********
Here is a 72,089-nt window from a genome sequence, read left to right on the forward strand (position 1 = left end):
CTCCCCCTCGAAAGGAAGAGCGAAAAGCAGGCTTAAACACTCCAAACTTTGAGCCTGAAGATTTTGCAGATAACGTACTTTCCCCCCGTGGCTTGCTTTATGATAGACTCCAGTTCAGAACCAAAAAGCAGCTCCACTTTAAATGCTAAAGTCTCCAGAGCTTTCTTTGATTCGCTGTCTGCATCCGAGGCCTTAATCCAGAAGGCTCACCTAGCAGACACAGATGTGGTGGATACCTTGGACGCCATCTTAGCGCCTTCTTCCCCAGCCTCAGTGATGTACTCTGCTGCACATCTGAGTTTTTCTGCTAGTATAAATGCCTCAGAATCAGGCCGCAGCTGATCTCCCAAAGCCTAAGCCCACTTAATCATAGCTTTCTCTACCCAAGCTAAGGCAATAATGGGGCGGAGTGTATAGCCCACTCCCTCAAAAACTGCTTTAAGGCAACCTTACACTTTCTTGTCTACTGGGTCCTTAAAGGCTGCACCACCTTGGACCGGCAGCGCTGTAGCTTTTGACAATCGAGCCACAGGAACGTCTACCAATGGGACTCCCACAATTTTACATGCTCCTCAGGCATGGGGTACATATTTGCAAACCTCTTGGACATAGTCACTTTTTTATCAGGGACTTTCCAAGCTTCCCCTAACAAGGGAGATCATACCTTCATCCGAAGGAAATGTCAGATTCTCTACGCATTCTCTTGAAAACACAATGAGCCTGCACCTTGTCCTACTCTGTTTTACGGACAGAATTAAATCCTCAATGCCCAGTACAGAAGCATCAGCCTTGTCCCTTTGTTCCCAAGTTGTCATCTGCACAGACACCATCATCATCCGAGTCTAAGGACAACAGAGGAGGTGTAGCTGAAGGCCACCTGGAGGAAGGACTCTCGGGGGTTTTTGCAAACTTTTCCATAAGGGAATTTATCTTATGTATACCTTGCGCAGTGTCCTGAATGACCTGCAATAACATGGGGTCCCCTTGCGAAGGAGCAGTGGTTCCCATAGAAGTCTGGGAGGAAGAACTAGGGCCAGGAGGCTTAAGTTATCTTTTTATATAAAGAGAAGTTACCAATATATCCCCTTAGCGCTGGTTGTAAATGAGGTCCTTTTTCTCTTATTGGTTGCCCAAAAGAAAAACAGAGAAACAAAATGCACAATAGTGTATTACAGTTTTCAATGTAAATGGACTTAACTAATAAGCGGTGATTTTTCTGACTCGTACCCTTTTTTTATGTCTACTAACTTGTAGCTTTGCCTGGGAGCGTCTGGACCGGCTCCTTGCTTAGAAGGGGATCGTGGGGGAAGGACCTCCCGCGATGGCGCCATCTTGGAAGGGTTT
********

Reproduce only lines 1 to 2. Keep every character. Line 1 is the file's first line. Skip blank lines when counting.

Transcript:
Here is a 72,089-nt window from a genome sequence, read left to right on the forward strand (position 1 = left end):
CTCCCCCTCGAAAGGAAGAGCGAAAAGCAGGCTTAAACACTCCAAACTTTGAGCCTGAAGATTTTGCAGATAACGTACTTTCCCCCCGTGGCTTGCTTTATGATAGACTCCAGTTCAGAACCAAAAAGCAGCTCCACTTTAAATGCTAAAGTCTCCAGAGCTTTCTTTGATTCGCTGTCTGCATCCGAGGCCTTAATCCAGAAGGCTCACCTAGCAGACACAGATGTGGTGGATACCTTGGACGCCATCTTAGCGCCTTCTTCCCCAGCCTCAGTGATGTACTCTGCTGCACATCTGAGTTTTTCTGCTAGTATAAATGCCTCAGAATCAGGCCGCAGCTGATCTCCCAAAGCCTAAGCCCACTTAATCATAGCTTTCTCTACCCAAGCTAAGGCAATAATGGGGCGGAGTGTATAGCCCACTCCCTCAAAAACTGCTTTAAGGCAACCTTACACTTTCTTGTCTACTGGGTCCTTAAAGGCTGCACCACCTTGGACCGGCAGCGCTGTAGCTTTTGACAATCGAGCCACAGGAACGTCTACCAATGGGACTCCCACAATTTTACATGCTCCTCAGGCATGGGGTACATATTTGCAAACCTCTTGGACATAGTCACTTTTTTATCAGGGACTTTCCAAGCTTCCCCTAACAAGGGAGATCATACCTTCATCCGAAGGAAATGTCAGATTCTCTACGCATTCTCTTGAAAACACAATGAGCCTGCACCTTGTCCTACTCTGTTTTACGGACAGAATTAAATCCTCAATGCCCAGTACAGAAGCATCAGCCTTGTCCCTTTGTTCCCAAGTTGTCATCTGCACAGACACCATCATCATCCGAGTCTAAGGACAACAGAGGAGGTGTAGCTGAAGGCCACCTGGAGGAAGGACTCTCGGGGGTTTTTGCAAACTTTTCCATAAGGGAATTTATCTTATGTATACCTTGCGCAGTGTCCTGAATGACCTGCAATAACATGGGGTCCCCTTGCGAAGGAGCAGTGGTTCCCATAGAAGTCTGGGAGGAAGAACTAGGGCCAGGAGGCTTAAGTTATCTTTTTATATAAAGAGAAGTTACCAATATATCCCCTTAGCGCTGGTTGTAAATGAGGTCCTTTTTCTCTTATTGGTTGCCCAAAAGAAAAACAGAGAAACAAAATGCACAATAGTGTATTACAGTTTTCAATGTAAATGGACTTAACTAATAAGCGGTGATTTTTCTGACTCGTACCCTTTTTTTATGTCTACTAACTTGTAGCTTTGCCTGGGAGCGTCTGGACCGGCTCCTTGCTTAGAAGGGGATCGTGGGGGAAGGACCTCCCGCGATGGCGCCATCTTGGAAGGGTTT